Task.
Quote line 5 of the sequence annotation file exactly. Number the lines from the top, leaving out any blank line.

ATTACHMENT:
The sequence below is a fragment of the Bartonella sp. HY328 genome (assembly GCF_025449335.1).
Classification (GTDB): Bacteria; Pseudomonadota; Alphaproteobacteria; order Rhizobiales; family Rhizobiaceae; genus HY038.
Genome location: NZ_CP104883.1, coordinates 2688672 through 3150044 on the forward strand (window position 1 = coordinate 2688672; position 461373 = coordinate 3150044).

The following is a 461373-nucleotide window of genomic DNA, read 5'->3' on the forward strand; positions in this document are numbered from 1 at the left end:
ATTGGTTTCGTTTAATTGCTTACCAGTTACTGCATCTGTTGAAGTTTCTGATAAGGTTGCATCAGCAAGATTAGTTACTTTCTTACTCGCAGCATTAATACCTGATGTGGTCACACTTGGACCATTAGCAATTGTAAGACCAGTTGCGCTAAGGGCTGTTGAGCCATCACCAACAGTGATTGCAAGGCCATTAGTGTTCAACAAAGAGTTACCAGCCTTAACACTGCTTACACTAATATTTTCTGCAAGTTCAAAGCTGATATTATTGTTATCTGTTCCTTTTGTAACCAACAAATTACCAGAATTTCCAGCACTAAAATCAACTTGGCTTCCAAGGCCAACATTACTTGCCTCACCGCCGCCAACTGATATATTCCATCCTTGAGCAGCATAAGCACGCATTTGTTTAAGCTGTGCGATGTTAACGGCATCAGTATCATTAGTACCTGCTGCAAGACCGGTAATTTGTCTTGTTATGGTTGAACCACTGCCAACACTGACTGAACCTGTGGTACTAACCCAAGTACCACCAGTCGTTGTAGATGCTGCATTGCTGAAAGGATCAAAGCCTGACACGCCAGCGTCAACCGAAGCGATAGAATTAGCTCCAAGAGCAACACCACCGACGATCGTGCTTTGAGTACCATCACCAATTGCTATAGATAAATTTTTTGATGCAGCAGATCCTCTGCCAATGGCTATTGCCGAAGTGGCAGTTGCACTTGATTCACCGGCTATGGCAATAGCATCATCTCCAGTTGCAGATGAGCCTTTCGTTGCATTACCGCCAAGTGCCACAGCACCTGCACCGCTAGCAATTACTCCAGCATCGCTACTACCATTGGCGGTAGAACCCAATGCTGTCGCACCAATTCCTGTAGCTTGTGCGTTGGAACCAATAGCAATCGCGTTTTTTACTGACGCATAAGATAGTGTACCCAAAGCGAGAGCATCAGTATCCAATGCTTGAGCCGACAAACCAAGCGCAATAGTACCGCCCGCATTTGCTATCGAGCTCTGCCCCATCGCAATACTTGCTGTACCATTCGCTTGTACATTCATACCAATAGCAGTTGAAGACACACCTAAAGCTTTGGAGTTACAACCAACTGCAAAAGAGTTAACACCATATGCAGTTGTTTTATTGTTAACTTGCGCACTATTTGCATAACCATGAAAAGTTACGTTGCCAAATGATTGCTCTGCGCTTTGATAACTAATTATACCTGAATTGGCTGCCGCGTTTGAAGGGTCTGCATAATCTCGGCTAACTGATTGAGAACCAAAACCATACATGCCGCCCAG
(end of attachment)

ATTGGTTTCGTTTAATTGCTTACCAGTTACTGCATCTGTTGAAGTTTCTGATAAGGTTGCATCAGCAAGATTAGTTACTTTCTTACTCGCAGCATTAATACCTGATGTGGTCACACTTGGACCATTAGCAATTGTAAGACCAGTTGCGCTAAGGGCTGTTGAGCCATCACCAACAGTGATTGCAAGGCCATTAGTGTTCAACAAAGAGTTACCAGCCTTAACACTGCTTACACTAATATTTTCTGCAAGTTCAAAGCTGATATTATTGTTATCTGTTCCTTTTGTAACCAACAAATTACCAGAATTTCCAGCACTAAAATCAACTTGGCTTCCAAGGCCAACATTACTTGCCTCACCGCCGCCAACTGATATATTCCATCCTTGAGCAGCATAAGCACGCATTTGTTTAAGCTGTGCGATGTTAACGGCATCAGTATCATTAGTACCTGCTGCAAGACCGGTAATTTGTCTTGTTATGGTTGAACCACTGCCAACACTGACTGAACCTGTGGTACTAACCCAAGTACCACCAGTCGTTGTAGATGCTGCATTGCTGAAAGGATCAAAGCCTGACACGCCAGCGTCAACCGAAGCGATAGAATTAGCTCCAAGAGCAACACCACCGACGATCGTGCTTTGAGTACCATCACCAATTGCTATAGATAAATTTTTTGATGCAGCAGATCCTCTGCCAATGGCTATTGCCGAAGTGGCAGTTGCACTTGATTCACCGGCTATGGCAATAGCATCATCTCCAGTTGCAGATGAGCCTTTCGTTGCATTACCGCCAAGTGCCACAGCACCTGCACCGCTAGCAATTACTCCAGCATCGCTACTACCATTGGCGGTAGAACCCAATGCTGTCGCACCAATTCCTGTAGCTTGTGCGTTGGAACCAATAGCAATCGCGTTTTTTACTGACGCATAAGATAGTGTACCCAAAGCGAGAGCATCAGTATCCAATGCTTGAGCCGACAAACCAAGCGCAATAGTACCGCCCGCATTTGCTATCGAGCTCTGCCCCATCGCAATACTTGCTGTACCATTCGCTTGTACATTCATACCAATAGCAGTTGAAGACACACCTAAAGCTTTGGAGTTACAACCAACTGCAAAAGAGTTAACACCATATGCAGTTGTTTTATTGTTAACTTGCGCACTATTTGCATAACCATGAAAAGTTACGTTGCCAAATGATTGCTCTGCGCTTTGATAACTAATTATACCTGAATTGGCTGCCGCGTTTGAAGGGTCTGCATAATCTCGGCTAACTGATTGAGAACCAAAACCATACATGCCGCCCAG